Julian Cope presents Head Heritage

Palestinian Reports, April 2002, Pt 1

Sarah Irving, 17th April 2002ce

Introduction by Merrick

My friend Sarah went out to Palestine in December 2001 to work with a group of internationals protecting Palestinians. They dismantled illegal Israeli roadblocks, they stayed in Palestinian houses, knowing that the Israelis don't want to kill any international citizens for fear of people realising what they're doing to Palestinians.

At the end of March 2002 Sarah and others went back out to Palestine. This time she sent frequent emails back to friends and media.

When she went out, I didn’t know quite how extreme the Israeli military were about to get, nor what a superbly human and eloquent war writer Sarah would be. There was always a marked contrast between the story told by the corporate media and the story told by Sarah and other writers at the Indymedia site http://jerusalem.indymedia.org.

Whilst Sarah’s writing certainly contains bias – and I defy anybody in her situation not to develop a bias – it is always open and clear, and has none of the outrageous selectivity of the mainstream media.

Her reports are powerful for many reasons. They are very immediate, often describing events still going on around her. They are articulate and eloquent thanks to her use of language. But there is something more; she does it without any wages or corporate sponsorship, which certainly makes a difference. While these reports were coming in, a friend of my brother's complained that ITV's coverage of the Queen Mother’s death was excessive and they should be covering Palestine more. He was told that, whatever the importance of events, they had to big up the Queen Mam to ensure maximum daytime advertising revenue for the day of her funeral.

And it is looking at it from that angle that we realise the real power of Sarah and Indymedia’s reporting. The real power of it stems from the fact that this is written by people who are not professional writers. These people have not spent their lives training to report things then going from one crisis zone to another, and so they react to extreme events in a way that fully feels the extremity, a way that you or I might do. Sarah is reporting not as a reporter, but as a humanitarian person. And so, while her reports may not have the audience of millions like the BBC, the people who do read them will be more affected, and the story will be more properly told.

Those of us who want our news dictated by importance rather than corporate commercials, and who favour justice and compassion over deference to obsolete institutions, need to ensure we keep independent media channels open.

Donations can be made to Indymedia at http://jerusalem.indymedia.org . Scroll down to the bottom to see where to do. The page also has places we can bombard with emails, faxes, etc.

I forwarded her emails to friends and media, and posted them on the Head To Head section of U-Know, but the writing is telling such an important story so well that they deserve to be archived properly. To that end, they are being posted here as permanent Feature articles.







we got here. a bit of an interesting journey - I got proposed to by a Jordanian taxi driver, and had no sleep for about 36 hours, which is always good. but then at the checkpoint at Tantur I got my first taste of how things have changed here - we got very used, in December, to breezing through there, often winding up the border guards and making our own merry decisions about whether or not to show id. this time, we were met from a distance of about 40 yards by a soldier brandishing an M16 rifle from the booth. we backed up and tried walking, in case they just didn't want cars, but met the same response. an attempt to walk round the back walkway was quickly spotted. so we walked back - in the bitter rain - to the head of the road, where a transeet driver told us that his sister lived by the Beit Jala checkpoint and we could get through there - which we did, with the suspicious soldiers doing no more than glaring at the freaks wandering through the street in front of the family home they've occupied as a base. the soldiers shot a 60-year old Palestinian woman about 2 hours after we tried to cross on the walkway, as she was doing the very same thing.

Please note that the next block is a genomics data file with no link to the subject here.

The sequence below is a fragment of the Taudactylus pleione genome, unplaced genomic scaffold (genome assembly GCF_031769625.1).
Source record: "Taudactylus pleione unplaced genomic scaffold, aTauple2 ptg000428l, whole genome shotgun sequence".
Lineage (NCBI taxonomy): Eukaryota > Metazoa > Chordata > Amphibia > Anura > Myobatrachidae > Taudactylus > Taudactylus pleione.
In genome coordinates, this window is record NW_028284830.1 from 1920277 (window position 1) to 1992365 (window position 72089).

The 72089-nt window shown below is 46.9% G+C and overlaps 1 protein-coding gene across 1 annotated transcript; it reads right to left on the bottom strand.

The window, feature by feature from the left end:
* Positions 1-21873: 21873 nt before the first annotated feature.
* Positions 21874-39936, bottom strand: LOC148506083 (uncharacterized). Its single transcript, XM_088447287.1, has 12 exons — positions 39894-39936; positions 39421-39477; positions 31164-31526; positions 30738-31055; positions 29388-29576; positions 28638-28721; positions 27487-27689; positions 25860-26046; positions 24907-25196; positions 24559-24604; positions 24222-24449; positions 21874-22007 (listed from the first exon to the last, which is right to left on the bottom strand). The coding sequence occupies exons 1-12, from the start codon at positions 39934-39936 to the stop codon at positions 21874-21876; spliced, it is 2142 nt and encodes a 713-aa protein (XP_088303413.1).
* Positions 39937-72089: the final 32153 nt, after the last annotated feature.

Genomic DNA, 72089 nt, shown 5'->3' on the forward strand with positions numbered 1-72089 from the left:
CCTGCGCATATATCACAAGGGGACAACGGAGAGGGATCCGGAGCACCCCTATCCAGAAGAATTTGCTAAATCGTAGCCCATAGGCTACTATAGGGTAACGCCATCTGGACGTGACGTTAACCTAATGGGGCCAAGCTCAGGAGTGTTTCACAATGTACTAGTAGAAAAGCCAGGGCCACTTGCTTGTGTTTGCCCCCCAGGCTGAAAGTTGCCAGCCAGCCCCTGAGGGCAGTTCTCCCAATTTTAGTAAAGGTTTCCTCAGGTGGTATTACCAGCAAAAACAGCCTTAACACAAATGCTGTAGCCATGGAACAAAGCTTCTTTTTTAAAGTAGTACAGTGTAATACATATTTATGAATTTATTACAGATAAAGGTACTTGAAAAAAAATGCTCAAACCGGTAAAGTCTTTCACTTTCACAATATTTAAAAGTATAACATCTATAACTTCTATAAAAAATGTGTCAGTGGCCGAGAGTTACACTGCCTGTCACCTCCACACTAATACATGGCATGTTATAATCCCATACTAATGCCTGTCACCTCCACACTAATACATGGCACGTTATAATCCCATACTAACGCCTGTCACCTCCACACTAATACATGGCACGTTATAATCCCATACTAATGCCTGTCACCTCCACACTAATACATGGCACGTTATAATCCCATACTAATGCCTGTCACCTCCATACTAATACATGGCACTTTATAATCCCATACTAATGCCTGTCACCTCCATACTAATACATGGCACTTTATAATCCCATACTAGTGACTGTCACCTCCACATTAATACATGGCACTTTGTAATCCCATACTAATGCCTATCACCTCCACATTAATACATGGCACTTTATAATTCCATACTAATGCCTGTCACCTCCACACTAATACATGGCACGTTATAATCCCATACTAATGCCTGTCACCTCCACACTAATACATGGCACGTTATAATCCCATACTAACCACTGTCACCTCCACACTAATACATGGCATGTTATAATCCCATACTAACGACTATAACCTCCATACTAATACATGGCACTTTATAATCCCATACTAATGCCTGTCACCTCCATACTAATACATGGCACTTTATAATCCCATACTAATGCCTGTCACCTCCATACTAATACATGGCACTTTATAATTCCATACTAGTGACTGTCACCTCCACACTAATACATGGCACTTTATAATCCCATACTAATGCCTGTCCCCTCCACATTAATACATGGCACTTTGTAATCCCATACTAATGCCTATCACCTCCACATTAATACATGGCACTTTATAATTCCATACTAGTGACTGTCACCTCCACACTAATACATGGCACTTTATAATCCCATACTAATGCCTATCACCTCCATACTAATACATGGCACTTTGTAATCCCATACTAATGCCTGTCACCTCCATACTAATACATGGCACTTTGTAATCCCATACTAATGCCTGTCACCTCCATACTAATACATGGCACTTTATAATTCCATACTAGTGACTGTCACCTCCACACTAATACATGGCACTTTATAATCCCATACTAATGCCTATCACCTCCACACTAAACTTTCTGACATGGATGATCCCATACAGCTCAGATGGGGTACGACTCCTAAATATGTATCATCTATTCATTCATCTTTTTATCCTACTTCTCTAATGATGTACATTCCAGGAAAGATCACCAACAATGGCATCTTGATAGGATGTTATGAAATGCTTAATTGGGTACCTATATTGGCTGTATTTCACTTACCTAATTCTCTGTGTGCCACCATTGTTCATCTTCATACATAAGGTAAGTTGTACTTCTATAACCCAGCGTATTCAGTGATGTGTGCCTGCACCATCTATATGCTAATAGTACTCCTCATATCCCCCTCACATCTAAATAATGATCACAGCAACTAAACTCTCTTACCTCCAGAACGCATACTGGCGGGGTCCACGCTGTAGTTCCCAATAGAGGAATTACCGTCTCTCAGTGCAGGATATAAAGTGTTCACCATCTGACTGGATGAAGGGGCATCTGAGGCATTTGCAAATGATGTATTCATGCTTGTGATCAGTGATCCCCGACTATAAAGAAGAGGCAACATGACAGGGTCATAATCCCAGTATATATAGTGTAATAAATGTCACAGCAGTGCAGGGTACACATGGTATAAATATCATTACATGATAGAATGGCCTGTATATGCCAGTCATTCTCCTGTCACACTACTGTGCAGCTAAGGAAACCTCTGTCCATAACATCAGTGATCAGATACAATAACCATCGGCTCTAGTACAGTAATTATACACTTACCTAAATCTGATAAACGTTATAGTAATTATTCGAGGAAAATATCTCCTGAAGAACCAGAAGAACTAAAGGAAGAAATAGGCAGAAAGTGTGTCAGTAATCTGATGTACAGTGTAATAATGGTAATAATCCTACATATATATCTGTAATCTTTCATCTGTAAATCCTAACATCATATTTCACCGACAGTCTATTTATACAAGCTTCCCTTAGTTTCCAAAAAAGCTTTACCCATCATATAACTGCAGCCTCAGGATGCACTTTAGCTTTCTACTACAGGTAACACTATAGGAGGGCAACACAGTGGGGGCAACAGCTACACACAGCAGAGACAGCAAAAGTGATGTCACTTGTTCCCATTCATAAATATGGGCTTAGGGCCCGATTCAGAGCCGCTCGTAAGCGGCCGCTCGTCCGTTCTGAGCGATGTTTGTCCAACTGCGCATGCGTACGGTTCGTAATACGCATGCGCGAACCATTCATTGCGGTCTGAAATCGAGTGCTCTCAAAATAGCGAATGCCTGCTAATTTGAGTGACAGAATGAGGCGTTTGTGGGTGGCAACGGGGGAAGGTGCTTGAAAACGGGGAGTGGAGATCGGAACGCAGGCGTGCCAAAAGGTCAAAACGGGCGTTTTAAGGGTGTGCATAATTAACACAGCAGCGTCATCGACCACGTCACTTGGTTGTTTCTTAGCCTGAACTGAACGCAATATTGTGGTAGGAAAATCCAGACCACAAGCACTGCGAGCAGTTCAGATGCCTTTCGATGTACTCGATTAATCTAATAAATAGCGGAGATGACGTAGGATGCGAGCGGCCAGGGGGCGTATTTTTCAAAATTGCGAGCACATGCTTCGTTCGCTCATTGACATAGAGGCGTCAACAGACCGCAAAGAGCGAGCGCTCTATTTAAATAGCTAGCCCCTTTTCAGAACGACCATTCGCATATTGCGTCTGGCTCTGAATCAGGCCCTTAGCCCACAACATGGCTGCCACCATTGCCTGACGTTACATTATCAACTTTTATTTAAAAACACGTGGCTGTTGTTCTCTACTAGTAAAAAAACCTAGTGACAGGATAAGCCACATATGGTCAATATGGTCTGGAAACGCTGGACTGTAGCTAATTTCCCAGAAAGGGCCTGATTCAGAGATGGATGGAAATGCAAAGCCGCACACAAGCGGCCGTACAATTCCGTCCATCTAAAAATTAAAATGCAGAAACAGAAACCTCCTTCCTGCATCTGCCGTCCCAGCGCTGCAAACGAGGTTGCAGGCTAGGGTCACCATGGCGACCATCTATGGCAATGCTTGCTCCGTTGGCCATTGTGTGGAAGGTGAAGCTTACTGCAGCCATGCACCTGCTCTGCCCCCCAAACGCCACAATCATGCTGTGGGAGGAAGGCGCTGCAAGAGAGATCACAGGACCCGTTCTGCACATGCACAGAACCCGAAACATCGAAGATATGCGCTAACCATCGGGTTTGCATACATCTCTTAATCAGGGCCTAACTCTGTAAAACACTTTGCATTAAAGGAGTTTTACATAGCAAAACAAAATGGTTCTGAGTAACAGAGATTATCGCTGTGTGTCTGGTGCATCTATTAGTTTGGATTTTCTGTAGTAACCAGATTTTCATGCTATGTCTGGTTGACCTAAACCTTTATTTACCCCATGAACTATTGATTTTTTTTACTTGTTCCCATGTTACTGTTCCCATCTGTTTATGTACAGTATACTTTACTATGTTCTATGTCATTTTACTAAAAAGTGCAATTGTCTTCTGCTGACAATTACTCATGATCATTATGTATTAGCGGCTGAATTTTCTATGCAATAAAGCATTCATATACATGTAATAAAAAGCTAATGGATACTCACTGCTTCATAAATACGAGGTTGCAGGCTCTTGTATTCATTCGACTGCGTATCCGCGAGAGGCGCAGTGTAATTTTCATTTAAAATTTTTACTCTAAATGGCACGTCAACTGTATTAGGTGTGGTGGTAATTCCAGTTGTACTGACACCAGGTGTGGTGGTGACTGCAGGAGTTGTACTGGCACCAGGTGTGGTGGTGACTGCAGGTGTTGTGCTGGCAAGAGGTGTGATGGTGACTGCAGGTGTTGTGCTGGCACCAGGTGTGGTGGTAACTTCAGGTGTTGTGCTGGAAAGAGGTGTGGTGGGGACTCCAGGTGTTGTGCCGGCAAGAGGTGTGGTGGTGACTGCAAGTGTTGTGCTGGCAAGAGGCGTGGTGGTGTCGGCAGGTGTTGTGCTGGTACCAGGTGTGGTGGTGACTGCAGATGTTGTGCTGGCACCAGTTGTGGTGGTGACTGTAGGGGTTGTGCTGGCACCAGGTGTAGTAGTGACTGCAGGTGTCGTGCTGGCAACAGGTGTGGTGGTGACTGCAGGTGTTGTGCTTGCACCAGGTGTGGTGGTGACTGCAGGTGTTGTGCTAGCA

Bethlehem looks kind of different too - mainly because the bit we're staying in, not far from Manger Square down Paul VI St if anyone cares to look on a map - is where the tanks were last time, and there are big shell holes in the wall of the pharmacy and Bethlehem uni - still fresh enough to have sootmark coronas round them. And there is a perceptible tension amongst the ISM organisers that was not there last time, and neta and huweida are stuck in Ramallah, possibly, so I haven't got to see them yet and get some news on how things are in Ramallah and Salfit generally. only Bethlehem news from Georgie!

things in Ramallah sound appalling, and the plan (not on the schedule, of course, but then the schedule has obviously gone completely for a burton) was to go there and maybe help accompany ambulances, which are not even being allowed to move. 20 journos are holed up in a hotel, and the Israelis are holding 2 of the rooms in Arafat's compound. he made a speech this morning announcing that he welcomed martyrdom - we'll see about that. but it may be horribly viable - there are bodies lying around in the centre of the compound. god only knows what Sharon thinks he's doing this time, but it's sounding increasingly likely that it may involve taking out Arafat, in which case god help us. not that I’m such a fan of abu ammar, but...

there were supposed to be shiploads of ya basta! going to Ramallah, but they didn't get in either. even they're not omnipotent here...maybe they'll come here instead, in which case there will probably be more Italians than Palestinians - there's already a bunch staying at ibda.

anyway, we're not going to Ramallah, as there was a suicide bombing in Jerusalem about half an hour ago, and allegedly the bomber came from Bethlehem. so, we were expecting the tanks in here in the next few days anyway but now - maybe hours...there are thousands of troops massing in Jerusalem and people here seem fairly certain that they will be heading this way in the near future. everyone's been panic buying since yesterday afternoon, as if curfew is imposed it will be 24 hour, in all likelihood. so the talk is of maybe going to dheheishah refugee camp or to stay with families in Beit Jala to prevent their homes being taken over by troops, as happened last time. but again, who knows.

all vaguaries, I’m afraid, but then that's what things are like here. you don't seem to be too sure of what is really going to happen until it does. but somehow it feels like we shan't be wandering around fields with farmers tomorrow.

look after yourselves, all of you; I shall endeavour to do the same. I’ll be in touch as much as possible, but of course if curfew is imposed I can make few guarantees. and remember that no news is good news!

love,